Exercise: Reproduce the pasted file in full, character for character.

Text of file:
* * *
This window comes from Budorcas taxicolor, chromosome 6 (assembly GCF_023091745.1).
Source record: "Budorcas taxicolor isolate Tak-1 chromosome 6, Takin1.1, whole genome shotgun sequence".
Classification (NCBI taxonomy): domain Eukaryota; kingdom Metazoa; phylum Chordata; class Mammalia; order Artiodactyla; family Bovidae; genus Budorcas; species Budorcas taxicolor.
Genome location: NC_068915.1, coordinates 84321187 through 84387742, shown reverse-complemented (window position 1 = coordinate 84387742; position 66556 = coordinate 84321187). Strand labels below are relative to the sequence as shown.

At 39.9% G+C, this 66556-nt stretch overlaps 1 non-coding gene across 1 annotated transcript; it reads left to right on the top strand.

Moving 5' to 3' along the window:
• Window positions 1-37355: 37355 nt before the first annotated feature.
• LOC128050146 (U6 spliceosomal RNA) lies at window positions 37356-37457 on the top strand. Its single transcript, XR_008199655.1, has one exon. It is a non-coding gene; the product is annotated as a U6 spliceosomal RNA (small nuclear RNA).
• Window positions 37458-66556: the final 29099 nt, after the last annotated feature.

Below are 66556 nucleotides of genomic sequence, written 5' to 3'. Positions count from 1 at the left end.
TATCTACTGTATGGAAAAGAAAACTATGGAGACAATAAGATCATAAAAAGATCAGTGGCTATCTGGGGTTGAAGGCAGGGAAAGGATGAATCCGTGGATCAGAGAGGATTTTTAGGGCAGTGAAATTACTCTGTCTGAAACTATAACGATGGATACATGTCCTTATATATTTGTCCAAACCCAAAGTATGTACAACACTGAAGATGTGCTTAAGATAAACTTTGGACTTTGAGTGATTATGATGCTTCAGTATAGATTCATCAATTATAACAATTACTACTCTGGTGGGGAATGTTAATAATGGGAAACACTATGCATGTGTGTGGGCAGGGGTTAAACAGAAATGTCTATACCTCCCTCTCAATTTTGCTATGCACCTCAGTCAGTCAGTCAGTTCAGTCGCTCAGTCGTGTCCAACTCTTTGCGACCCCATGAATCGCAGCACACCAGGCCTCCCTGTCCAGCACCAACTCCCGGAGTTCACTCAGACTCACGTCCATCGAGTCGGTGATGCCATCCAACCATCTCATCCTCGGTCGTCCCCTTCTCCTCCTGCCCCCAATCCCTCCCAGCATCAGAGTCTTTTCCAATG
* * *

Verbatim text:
This window comes from Budorcas taxicolor, chromosome 6 (assembly GCF_023091745.1).
Source record: "Budorcas taxicolor isolate Tak-1 chromosome 6, Takin1.1, whole genome shotgun sequence".
Classification (NCBI taxonomy): domain Eukaryota; kingdom Metazoa; phylum Chordata; class Mammalia; order Artiodactyla; family Bovidae; genus Budorcas; species Budorcas taxicolor.
Genome location: NC_068915.1, coordinates 84321187 through 84387742, shown reverse-complemented (window position 1 = coordinate 84387742; position 66556 = coordinate 84321187). Strand labels below are relative to the sequence as shown.

At 39.9% G+C, this 66556-nt stretch overlaps 1 non-coding gene across 1 annotated transcript; it reads left to right on the top strand.

Moving 5' to 3' along the window:
• Window positions 1-37355: 37355 nt before the first annotated feature.
• LOC128050146 (U6 spliceosomal RNA) lies at window positions 37356-37457 on the top strand. Its single transcript, XR_008199655.1, has one exon. It is a non-coding gene; the product is annotated as a U6 spliceosomal RNA (small nuclear RNA).
• Window positions 37458-66556: the final 29099 nt, after the last annotated feature.

Below are 66556 nucleotides of genomic sequence, written 5' to 3'. Positions count from 1 at the left end.
TATCTACTGTATGGAAAAGAAAACTATGGAGACAATAAGATCATAAAAAGATCAGTGGCTATCTGGGGTTGAAGGCAGGGAAAGGATGAATCCGTGGATCAGAGAGGATTTTTAGGGCAGTGAAATTACTCTGTCTGAAACTATAACGATGGATACATGTCCTTATATATTTGTCCAAACCCAAAGTATGTACAACACTGAAGATGTGCTTAAGATAAACTTTGGACTTTGAGTGATTATGATGCTTCAGTATAGATTCATCAATTATAACAATTACTACTCTGGTGGGGAATGTTAATAATGGGAAACACTATGCATGTGTGTGGGCAGGGGTTAAACAGAAATGTCTATACCTCCCTCTCAATTTTGCTATGCACCTCAGTCAGTCAGTCAGTTCAGTCGCTCAGTCGTGTCCAACTCTTTGCGACCCCATGAATCGCAGCACACCAGGCCTCCCTGTCCAGCACCAACTCCCGGAGTTCACTCAGACTCACGTCCATCGAGTCGGTGATGCCATCCAACCATCTCATCCTCGGTCGTCCCCTTCTCCTCCTGCCCCCAATCCCTCCCAGCATCAGAGTCTTTTCCAATG